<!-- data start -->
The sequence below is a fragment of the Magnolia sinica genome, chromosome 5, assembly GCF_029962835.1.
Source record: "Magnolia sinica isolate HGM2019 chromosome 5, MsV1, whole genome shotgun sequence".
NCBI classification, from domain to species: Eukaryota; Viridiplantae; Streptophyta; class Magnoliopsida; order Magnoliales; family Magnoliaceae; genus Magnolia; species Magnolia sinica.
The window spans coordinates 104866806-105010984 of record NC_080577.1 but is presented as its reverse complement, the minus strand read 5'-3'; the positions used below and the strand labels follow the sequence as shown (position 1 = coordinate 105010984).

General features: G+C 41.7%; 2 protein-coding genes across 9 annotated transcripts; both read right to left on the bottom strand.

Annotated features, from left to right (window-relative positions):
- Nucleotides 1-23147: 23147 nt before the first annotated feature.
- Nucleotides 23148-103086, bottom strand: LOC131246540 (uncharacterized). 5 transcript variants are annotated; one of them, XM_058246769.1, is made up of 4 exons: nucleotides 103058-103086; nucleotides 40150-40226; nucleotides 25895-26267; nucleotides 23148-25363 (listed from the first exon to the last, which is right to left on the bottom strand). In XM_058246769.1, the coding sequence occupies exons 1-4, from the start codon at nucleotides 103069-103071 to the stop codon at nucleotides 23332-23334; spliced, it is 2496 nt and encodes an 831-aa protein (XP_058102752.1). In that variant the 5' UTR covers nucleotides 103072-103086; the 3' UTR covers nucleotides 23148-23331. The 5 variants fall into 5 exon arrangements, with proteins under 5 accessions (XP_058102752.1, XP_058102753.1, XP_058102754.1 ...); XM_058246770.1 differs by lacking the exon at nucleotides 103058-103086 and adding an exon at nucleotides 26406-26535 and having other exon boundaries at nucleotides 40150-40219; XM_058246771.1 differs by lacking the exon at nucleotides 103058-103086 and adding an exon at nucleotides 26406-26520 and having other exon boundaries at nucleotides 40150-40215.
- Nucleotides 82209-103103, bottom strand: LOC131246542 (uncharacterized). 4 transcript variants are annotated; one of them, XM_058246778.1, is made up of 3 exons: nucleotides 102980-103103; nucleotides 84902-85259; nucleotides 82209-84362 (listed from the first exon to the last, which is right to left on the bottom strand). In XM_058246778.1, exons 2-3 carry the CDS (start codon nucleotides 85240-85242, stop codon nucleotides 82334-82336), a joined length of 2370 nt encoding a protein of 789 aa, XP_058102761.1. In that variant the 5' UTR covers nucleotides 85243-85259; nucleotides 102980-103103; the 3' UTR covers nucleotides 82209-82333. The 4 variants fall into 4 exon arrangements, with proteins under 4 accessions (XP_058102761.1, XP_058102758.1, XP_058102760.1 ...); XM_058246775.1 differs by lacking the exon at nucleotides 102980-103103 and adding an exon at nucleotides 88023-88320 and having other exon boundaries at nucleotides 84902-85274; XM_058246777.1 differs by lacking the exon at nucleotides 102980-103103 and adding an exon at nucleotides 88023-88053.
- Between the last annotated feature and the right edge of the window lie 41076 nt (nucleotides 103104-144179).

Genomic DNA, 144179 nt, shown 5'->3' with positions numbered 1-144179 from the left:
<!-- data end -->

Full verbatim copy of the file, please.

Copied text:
The sequence below is a fragment of the Magnolia sinica genome, chromosome 5, assembly GCF_029962835.1.
Source record: "Magnolia sinica isolate HGM2019 chromosome 5, MsV1, whole genome shotgun sequence".
NCBI classification, from domain to species: Eukaryota; Viridiplantae; Streptophyta; class Magnoliopsida; order Magnoliales; family Magnoliaceae; genus Magnolia; species Magnolia sinica.
The window spans coordinates 104866806-105010984 of record NC_080577.1 but is presented as its reverse complement, the minus strand read 5'-3'; the positions used below and the strand labels follow the sequence as shown (position 1 = coordinate 105010984).

General features: G+C 41.7%; 2 protein-coding genes across 9 annotated transcripts; both read right to left on the bottom strand.

Annotated features, from left to right (window-relative positions):
- Nucleotides 1-23147: 23147 nt before the first annotated feature.
- Nucleotides 23148-103086, bottom strand: LOC131246540 (uncharacterized). 5 transcript variants are annotated; one of them, XM_058246769.1, is made up of 4 exons: nucleotides 103058-103086; nucleotides 40150-40226; nucleotides 25895-26267; nucleotides 23148-25363 (listed from the first exon to the last, which is right to left on the bottom strand). In XM_058246769.1, the coding sequence occupies exons 1-4, from the start codon at nucleotides 103069-103071 to the stop codon at nucleotides 23332-23334; spliced, it is 2496 nt and encodes an 831-aa protein (XP_058102752.1). In that variant the 5' UTR covers nucleotides 103072-103086; the 3' UTR covers nucleotides 23148-23331. The 5 variants fall into 5 exon arrangements, with proteins under 5 accessions (XP_058102752.1, XP_058102753.1, XP_058102754.1 ...); XM_058246770.1 differs by lacking the exon at nucleotides 103058-103086 and adding an exon at nucleotides 26406-26535 and having other exon boundaries at nucleotides 40150-40219; XM_058246771.1 differs by lacking the exon at nucleotides 103058-103086 and adding an exon at nucleotides 26406-26520 and having other exon boundaries at nucleotides 40150-40215.
- Nucleotides 82209-103103, bottom strand: LOC131246542 (uncharacterized). 4 transcript variants are annotated; one of them, XM_058246778.1, is made up of 3 exons: nucleotides 102980-103103; nucleotides 84902-85259; nucleotides 82209-84362 (listed from the first exon to the last, which is right to left on the bottom strand). In XM_058246778.1, exons 2-3 carry the CDS (start codon nucleotides 85240-85242, stop codon nucleotides 82334-82336), a joined length of 2370 nt encoding a protein of 789 aa, XP_058102761.1. In that variant the 5' UTR covers nucleotides 85243-85259; nucleotides 102980-103103; the 3' UTR covers nucleotides 82209-82333. The 4 variants fall into 4 exon arrangements, with proteins under 4 accessions (XP_058102761.1, XP_058102758.1, XP_058102760.1 ...); XM_058246775.1 differs by lacking the exon at nucleotides 102980-103103 and adding an exon at nucleotides 88023-88320 and having other exon boundaries at nucleotides 84902-85274; XM_058246777.1 differs by lacking the exon at nucleotides 102980-103103 and adding an exon at nucleotides 88023-88053.
- Between the last annotated feature and the right edge of the window lie 41076 nt (nucleotides 103104-144179).

Genomic DNA, 144179 nt, shown 5'->3' with positions numbered 1-144179 from the left: